Building healthy, resilient land will also save you money on agricultural inputs.

“I sometimes call it freedom farming [because] you’re freeing yourself from being dependent on companies that sell seeds or fertilizers or pesticides,” Pershouse said. “There’s the financial independence piece of it.”

Regenerative agriculture also has ripple effects on the rest of your land. Pershouse said landowners that practice regenerative agriculture are less likely to suffer property damage from flooding and erosion.

“When you have healthier soil, everything else in the landscape is going to work better,” Pershouse said. “You’re really increasing the value of the land both for yourself but also for future generations.”

The challenges of regenerative agriculture

The transition to applying regenerative agriculture principles on your land can be challenging and may require some initial costs.

“It can involve a change in equipment,” Pershouse said. “For example, if you’ve been using tillage and you’re going to switch to a no-till system, you might need to get a roller crimper, a no-till drill or that kind of thing.”

Regenerative agriculture also requires a fair amount of knowledge and advanced planning.

“It can take a little thinking as to how you’re going to replace the things you used to do with different methods,” Pershouse said.

Over time, though, experts say that applying regenerative agriculture practices will reduce your workload as your land regenerates to work with natural processes instead of against them.

“The thing I like about regenerative agriculture is that you’re working with nature’s own strategies instead of working against nature,” Pershouse said. “Once you figure that out, it gets a lot easier, but that transition can be hard.”

Getting started with regenerative agriculture

To get started with regenerative agriculture, do your research.

“I think the first steps would be to start learning more about these systems,” Lundgren said. “Regenerative farming is very knowledge-intensive.”

Pershouse said that the National Resource Conservation Service is also a great resource in terms of learning how to apply principles of soil health. Lundgren suggested attending field days of farms that practice regenerative agriculture or regenerative agriculture group meetings to get started, as well as conducting your own research online.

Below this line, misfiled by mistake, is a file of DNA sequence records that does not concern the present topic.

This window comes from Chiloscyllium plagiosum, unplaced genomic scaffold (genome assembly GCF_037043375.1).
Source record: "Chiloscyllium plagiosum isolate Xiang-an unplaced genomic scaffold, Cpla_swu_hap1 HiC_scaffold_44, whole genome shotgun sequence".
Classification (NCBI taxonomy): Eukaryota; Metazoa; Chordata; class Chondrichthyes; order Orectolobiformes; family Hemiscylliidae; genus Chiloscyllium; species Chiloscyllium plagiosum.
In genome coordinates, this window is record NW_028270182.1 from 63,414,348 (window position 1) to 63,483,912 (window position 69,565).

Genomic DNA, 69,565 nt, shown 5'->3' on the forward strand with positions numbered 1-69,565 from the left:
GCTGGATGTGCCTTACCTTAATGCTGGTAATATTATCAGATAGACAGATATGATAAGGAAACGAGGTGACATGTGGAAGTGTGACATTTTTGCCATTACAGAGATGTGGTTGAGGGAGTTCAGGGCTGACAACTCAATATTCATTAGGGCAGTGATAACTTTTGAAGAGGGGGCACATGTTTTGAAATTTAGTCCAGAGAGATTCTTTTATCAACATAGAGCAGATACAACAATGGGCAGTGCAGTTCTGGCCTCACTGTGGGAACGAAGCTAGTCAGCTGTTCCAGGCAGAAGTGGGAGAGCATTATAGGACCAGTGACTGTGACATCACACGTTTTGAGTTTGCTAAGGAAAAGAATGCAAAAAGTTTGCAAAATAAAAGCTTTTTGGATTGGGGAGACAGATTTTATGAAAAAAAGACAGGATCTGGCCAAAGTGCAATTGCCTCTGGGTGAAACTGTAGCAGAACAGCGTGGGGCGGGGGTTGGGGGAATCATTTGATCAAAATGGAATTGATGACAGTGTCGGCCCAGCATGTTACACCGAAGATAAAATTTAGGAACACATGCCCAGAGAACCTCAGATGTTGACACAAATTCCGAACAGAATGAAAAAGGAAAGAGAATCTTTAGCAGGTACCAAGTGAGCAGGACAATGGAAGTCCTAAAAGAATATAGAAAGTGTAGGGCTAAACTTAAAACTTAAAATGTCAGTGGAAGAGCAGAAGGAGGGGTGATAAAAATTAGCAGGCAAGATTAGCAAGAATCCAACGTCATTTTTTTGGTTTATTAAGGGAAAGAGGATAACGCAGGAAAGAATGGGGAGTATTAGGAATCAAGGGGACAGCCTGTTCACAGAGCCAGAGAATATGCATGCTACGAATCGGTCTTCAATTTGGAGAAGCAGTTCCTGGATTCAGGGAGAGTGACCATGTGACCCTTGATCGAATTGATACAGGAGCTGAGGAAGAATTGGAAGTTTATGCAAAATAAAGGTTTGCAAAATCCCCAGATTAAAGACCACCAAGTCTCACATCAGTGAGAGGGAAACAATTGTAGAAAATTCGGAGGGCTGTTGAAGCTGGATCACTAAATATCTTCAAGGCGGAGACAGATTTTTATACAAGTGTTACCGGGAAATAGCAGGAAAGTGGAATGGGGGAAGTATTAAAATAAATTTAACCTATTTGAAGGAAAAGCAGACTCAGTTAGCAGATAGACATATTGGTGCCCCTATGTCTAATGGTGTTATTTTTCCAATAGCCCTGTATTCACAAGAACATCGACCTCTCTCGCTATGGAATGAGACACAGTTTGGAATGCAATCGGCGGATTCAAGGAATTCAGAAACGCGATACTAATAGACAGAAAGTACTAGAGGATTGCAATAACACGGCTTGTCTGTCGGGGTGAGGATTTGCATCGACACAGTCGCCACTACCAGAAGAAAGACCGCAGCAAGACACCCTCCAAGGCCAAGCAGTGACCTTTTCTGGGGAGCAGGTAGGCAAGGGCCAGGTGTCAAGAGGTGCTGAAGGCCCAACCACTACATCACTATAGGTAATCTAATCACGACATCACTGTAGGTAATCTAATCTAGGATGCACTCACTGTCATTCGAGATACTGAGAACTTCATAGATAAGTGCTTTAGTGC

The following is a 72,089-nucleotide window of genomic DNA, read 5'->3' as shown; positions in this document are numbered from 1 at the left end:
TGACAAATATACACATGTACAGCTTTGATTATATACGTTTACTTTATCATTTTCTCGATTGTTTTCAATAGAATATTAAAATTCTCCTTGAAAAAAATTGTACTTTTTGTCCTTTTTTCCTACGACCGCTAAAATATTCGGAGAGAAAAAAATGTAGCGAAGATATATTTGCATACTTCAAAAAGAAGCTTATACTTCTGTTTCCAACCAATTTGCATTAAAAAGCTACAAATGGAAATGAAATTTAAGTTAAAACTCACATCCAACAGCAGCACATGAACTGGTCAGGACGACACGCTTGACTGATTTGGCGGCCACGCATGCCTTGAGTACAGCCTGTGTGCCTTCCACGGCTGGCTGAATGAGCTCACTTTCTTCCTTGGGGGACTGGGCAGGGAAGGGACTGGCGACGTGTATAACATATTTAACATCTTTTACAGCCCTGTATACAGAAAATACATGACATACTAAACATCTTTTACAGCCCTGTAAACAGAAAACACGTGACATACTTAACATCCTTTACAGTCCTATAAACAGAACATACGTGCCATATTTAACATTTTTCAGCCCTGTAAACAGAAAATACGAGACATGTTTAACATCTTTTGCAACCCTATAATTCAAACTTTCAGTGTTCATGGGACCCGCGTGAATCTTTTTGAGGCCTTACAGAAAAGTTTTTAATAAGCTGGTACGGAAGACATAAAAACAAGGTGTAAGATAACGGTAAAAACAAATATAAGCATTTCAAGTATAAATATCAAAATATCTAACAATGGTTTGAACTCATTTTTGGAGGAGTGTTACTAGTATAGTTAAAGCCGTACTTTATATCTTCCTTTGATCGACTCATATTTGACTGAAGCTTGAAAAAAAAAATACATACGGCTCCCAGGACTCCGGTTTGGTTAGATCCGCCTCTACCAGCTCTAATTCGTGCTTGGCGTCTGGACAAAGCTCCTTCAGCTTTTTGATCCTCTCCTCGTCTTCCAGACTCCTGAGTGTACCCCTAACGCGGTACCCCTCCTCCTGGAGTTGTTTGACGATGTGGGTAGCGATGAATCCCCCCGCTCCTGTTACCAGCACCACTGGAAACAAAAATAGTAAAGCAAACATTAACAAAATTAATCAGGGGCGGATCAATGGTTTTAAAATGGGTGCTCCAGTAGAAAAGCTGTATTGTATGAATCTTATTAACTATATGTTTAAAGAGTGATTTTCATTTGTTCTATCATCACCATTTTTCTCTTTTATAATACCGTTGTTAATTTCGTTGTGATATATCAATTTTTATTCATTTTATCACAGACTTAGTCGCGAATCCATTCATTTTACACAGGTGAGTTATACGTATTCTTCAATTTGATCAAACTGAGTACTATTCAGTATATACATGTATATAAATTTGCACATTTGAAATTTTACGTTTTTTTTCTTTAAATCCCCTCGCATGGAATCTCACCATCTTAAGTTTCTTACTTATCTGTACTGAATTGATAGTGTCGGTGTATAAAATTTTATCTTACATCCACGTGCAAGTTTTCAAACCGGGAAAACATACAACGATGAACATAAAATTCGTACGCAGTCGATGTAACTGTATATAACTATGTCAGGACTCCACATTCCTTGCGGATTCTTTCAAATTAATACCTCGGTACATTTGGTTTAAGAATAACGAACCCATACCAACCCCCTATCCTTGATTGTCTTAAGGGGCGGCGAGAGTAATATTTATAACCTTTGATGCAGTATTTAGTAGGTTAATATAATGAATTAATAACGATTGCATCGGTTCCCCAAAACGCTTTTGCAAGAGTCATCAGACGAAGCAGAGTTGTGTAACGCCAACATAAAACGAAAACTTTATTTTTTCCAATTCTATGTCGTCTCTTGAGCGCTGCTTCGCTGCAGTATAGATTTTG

“YouTube is actually one of the best education sources out there for regenerative farming,” Lundgren said.

As with the principles of regenerative agriculture, the approaches to getting started vary depending on who you ask. Pershouse suggested replacing one old technique with a regenerative technique at a time to ease the transition.

“I often say cover cropping is often an easier way in[to regenerative agriculture] for many people, especially if its a cover crop that’s harvestable,” Pershouse said.

Lundgren, on the other hand, said that even if you are just starting out, you may want to consider applying all the techniques at a small scale and expand over time.

“What happens is farmers are like, ‘I love the idea of regenerative farming, I’m going to do no-till,” Lundgren said. “It’s seldom sufficient to reap the maximum benefits of it [so people get discouraged]. I recommend adopting a whole system.”

As a concept, regenerative agriculture is still evolving, so you will need to experiment to figure out what works best for your land.

“A lot of it is experiential at this point,” Lundgren said. “It’s learning from what other farmers are doing and adapting those experiences to your operation. We’re learning very rapidly what works and what doesn’t work to try to soften that transition process.”

Regardless of your approach to regenerative agriculture, Lundgren said to keep your head up through the trials and tribulations.

“Don’t give up,” Lundgren said. “There’s always challenges whenever you’re adopting new approaches to things. It takes a certain perseverance.”